Obnoxiously wealthy Saudi Arabia is trying to prove that money can buy everything after all, pouring $1 billion a year into finding ways to slow the effects of ageing. The Gulf state’s royal family has launched a non-profit organization that would fund scientists to understand the underlying causes of aging and how to alleviate them using drugs, according to MIT Technology Review.
The Hevolution Foundation will look at biotechnology that could extend the number of years people can enjoy a healthy lifespan and delay the onset of certain diseases like diabetes or heart disease. There aren’t many details about the work of the foundation yet, but it was mentioned during several scientific conferences, according to MIT Technology Review.
Nir Barzilai, the founding director of the Institute for Aging Research, who claims to have discovered a longevity gene in humans that is related to healthy aging and longevity of human life. Barzilai sought funding for his TAME studytargeting aging with Metformin, a drug for type 2 diabetes. Preliminary studies of metformin on diabetics showed a potential correlation between the drug and possible anti-aging compounds that could have caused the subjects to live longer than expected.
The TAME trial has been called the first study of a drug to slow aging in humans, as the drug allegedly alters the aging process inside cells. A great request, but TAME struggled to find the funding to support their request. However, MIT Technology Review is also reporting that in April, Barzilai told an audience in London that Hevolution had agreed to fund a third of its cost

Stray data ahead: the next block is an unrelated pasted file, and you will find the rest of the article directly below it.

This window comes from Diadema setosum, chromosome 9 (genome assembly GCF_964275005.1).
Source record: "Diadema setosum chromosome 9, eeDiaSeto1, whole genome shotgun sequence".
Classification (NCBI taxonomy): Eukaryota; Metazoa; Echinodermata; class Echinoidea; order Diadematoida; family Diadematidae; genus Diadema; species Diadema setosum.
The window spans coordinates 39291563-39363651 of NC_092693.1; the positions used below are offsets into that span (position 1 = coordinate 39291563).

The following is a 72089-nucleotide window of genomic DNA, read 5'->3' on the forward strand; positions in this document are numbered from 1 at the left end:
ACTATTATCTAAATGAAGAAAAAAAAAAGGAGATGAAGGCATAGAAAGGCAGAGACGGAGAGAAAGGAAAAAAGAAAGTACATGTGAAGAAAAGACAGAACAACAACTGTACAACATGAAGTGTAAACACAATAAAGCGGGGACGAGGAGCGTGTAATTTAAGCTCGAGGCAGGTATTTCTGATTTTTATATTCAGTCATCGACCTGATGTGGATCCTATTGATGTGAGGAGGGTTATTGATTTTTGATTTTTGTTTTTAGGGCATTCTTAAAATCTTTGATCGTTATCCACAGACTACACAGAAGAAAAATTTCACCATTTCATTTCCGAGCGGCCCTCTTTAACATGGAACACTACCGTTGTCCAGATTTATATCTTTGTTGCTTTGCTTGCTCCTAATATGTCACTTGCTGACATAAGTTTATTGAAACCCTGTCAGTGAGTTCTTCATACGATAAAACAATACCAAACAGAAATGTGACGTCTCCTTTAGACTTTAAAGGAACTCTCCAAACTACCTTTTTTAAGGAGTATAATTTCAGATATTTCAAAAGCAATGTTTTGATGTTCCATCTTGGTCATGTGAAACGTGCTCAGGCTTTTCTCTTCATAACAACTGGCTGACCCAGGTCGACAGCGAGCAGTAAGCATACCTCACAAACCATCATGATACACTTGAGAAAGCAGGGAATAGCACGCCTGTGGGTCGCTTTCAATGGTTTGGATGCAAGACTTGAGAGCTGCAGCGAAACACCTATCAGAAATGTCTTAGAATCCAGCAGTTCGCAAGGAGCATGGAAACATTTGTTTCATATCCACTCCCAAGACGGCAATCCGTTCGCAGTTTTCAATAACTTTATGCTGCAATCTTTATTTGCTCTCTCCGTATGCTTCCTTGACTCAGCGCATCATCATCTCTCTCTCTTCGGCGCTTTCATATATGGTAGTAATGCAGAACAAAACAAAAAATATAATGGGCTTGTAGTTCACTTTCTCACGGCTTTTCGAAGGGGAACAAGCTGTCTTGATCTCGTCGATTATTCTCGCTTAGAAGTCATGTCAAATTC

So why is the oil-rich nation potentially funding the trial of anti-aging drugs? The people of Saudi Arabia suffer from high rates of obesity and diabetes, brought on by an inactive lifestyle and an unusually rich diet. Saudi Arabia ranks seventh in the world for the rate of diabetes. Aabout 7 million of the Saudi population are diabetic and about 3 million have pre-diabetes, according to the World Health Organization. A study 2021 also revealed that Saudi Arabia’s aging population will increase dramatically in the coming decades, with people in the Gulf state suffering from high rates of frailty or physiological decline.
Even if they were to discover the fountain of youth, or rather fund it, Saudi Arabia would still need to do a lot more to erase its controversial history marred by a bloody record of human rights.